2005 Riesling, Clos Häuserer, Domaine Zind Humbrecht

2005 Riesling, Clos Häuserer, Domaine Zind Humbrecht

Product: 20058126061
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2005 Riesling, Clos Häuserer, Domaine Zind Humbrecht

Description

Clos Huserer has an excellent pedigree being located at the bottom of the Grand Cru Hengst vineyard. In 2005 the grapes were extremely ripe producing a floral wine with brilliant lemon sherbet notes and a fresh palate. The ripeness is quite difficult to detect on the nose but makes itself known on the finish and the high acidity means it will bevery long-lived. This is the perfect accompaniment to Thai noodles or sushi. Drink now-2015.
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6 x 75cl bottle
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About this WINE

Domaine Zind Humbrecht

Domaine Zind Humbrecht

The wines of Olivier Humbrecht M.W. need little introduction, possessing great depth, exactitude as well as generosity…like the man himself.

The Humbrecht family viticultural roots can be traced back to The Thirty Years War of 1620. Today they own forty hectares across five villages in the Haut-Rhin, the southern half of the picturesque vineyards overlapping the Vosges foothills, treasured for its idyllic climate, tapestry of terroirs as much for its half-timbered houses.

The domaine has vines in 4 Grands Crus - Rangen (Thann) 5.5 ha, Brand (Turckheim) 2.4 ha, Hengst (Wintzenheim) 1.4 ha, Goldert (Gueberschwihr) 0.9 ha as well as Single Vineyards; Rotenberg (Wintzenheim) 1.8 ha, Clos Häuserer (Wintzenheim) 1.2 ha,  Herrenweg (Turkheim) 11.5 ha, Clos Jebsal (Turkheim) 1.3 ha,  Heimbourg (Turkheim) 4 ha and Clos Windsbuhl (Hunawihr) 5.2 ha.

Olivier has arguably overseen the most notable improvements in the estate’s illustrious history: a new cellar in 1992 while retaining the traditional ‘foudre’ oval barrels; initiating biodynamic practices in 1997 (certified in 2002); and the buying of a horse in 2006 to plough the vineyards!

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Riesling  AOC Alsace

Riesling AOC Alsace

Riesling is the undisputed king of Alsace grapes, covering 22.5 percent of the vineyard area and producing some of the noblest and most age-worthy wines in the region, including Vendange Tardive, Sélection de Grains Nobles, and Grands Crus.

Dry, refined, and delicately fruity, it has an elegant bouquet of citrus fruit with mineral or floral notes. A typical mature Alsace Riesling is bone dry, with steely acidity and complex mineral and flint aromas. Like its German counterpart, it displays a superb definition of flavours, but with more concentration and alcohol.

It thrives on schist, shale and slate soils that convey oily, petrolly, mineral aromas to the wine.

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Riesling

Riesling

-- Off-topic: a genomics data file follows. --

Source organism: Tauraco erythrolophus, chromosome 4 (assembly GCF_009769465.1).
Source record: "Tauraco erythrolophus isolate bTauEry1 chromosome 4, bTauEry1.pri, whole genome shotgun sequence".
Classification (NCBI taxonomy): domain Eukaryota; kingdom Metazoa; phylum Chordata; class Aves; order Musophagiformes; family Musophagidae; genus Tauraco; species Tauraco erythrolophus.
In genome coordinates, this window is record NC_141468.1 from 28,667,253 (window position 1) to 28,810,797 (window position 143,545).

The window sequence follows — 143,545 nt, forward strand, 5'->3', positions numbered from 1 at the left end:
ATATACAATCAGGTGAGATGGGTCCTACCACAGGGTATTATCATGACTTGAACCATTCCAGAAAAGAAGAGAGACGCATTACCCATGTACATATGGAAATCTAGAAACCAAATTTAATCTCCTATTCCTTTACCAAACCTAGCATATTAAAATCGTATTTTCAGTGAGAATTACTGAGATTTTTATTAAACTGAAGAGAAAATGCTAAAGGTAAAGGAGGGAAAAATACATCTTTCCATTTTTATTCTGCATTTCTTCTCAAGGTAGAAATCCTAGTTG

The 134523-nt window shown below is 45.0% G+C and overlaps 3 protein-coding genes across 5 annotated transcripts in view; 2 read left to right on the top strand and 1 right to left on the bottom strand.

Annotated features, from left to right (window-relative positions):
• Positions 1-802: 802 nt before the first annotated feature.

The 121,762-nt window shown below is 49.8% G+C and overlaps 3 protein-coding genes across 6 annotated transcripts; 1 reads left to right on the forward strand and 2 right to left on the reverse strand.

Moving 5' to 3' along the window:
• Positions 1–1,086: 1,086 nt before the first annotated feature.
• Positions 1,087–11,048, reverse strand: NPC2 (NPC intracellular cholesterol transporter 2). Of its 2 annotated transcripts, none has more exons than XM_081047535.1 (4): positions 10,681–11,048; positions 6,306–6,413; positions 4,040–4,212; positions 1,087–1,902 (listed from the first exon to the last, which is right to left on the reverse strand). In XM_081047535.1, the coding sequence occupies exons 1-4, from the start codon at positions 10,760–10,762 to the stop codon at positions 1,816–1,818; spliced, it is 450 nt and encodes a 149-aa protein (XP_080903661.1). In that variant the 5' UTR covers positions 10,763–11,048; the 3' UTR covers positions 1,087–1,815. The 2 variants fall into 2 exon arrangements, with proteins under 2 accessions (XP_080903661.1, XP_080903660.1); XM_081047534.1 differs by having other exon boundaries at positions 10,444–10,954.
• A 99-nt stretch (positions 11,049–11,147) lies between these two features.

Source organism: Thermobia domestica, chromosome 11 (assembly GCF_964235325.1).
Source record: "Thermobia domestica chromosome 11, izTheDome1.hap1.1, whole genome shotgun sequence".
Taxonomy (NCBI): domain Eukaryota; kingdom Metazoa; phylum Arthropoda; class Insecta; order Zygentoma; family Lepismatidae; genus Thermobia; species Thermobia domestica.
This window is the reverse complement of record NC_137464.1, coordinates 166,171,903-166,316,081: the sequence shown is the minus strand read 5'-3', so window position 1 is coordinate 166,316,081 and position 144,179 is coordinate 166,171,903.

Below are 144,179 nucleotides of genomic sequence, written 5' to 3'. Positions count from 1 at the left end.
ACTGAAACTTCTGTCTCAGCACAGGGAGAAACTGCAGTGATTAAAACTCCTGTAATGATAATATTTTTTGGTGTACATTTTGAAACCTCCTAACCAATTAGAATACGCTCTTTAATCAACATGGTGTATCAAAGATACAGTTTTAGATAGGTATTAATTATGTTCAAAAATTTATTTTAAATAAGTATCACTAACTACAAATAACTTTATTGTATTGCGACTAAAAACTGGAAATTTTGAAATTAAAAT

Riesling's twin peaks are its intense perfume and its piercing crisp acidity which it manages to retain even at high ripeness levels.

In Germany, Riesling constitutes around 20% of total plantings, yet it is responsible for all its greatest wines. It is planted widely on well-drained, south-facing slate-rich slopes, with the greatest wines coming from the best slopes in the best villages. It produces delicate, racy, nervy and stylish wines that cover a wide spectrum of flavours from steely and bone dry with beautifully scented fruits of apples,apricots, and sometimes peaches, through to the exotically sweet flavours of the great sweet wines.

It is also an important variety in Alsace where it produces slightly earthier, weightier and fuller wines than in Germany. The dry Rieslings can be austere and steely with hints of honey while the Vendages Tardives and Sélection de Grains Nobles are some of the greatest sweet wines in the world.

It is thanks to the New World that Riesling is enjoying a marked renaissance. In Australia the grape has developed a formidable reputation, delivering lime-sherbet fireworks amid the continental climate of Clare Valley an hour's drive north of Adelaide, while Barossa's Eden Valley is cooler still, producing restrained stony lime examples from the elevated granitic landscape; Tasmania is fast becoming their third Riesling mine, combining cool temperatures with high UV levels to deliver stunning prototypes.

New Zealand shares a similar climate, with Riesling and Pinot Gris neck to neck in their bid to be the next big thing after Sauvignon Blanc; perfectly suited is the South Island's Central Otago, with its granitic soils and continental climate, and the pebbly Brightwater area near Nelson. While Australia's Rieslings tend to be full-bodied & dry, the Kiwis are more inclined to be lighter bodied, more ethereal and sometimes off-dry; Alsace plays Mosel if you like.

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Reviews

Customer reviews

The Wine Advocate92/100

Critic reviews

The Wine Advocate92/100
The 2005 Riesling Clos Hauserer was another of Humbrechts reluctant fermentors, from very ripe and rot-tinged grapes, but thanks to high acidity 22 grams of residual sugar only subtly make their presence known. Vanilla, licorice, sage, quince and peach preserves, orange zest, and brown spices are the key notes in this rich yet almost aggressively penetrating Riesling, but there is also an undeniably chalky undertone to its blazingly citric as well as honeyed and bitter-sweetly herbal finish. The tactile sense of citrus zest and herbal pungency really extends the finish, yet without turning downright bitter. Humbrechts considers his 2005 Riesling bottlings from Clos Windsbuhl, Brand and Rangen to be not only superior but possessed of greater aging potential than this Clos Hauserer. That is not how I perceive this unusually strong and concentrated Clos Hauserer, which I wouldnt be surprised to see benefit from 12-15 years in bottle.
David Schildknecht - 29/02/2008 Read more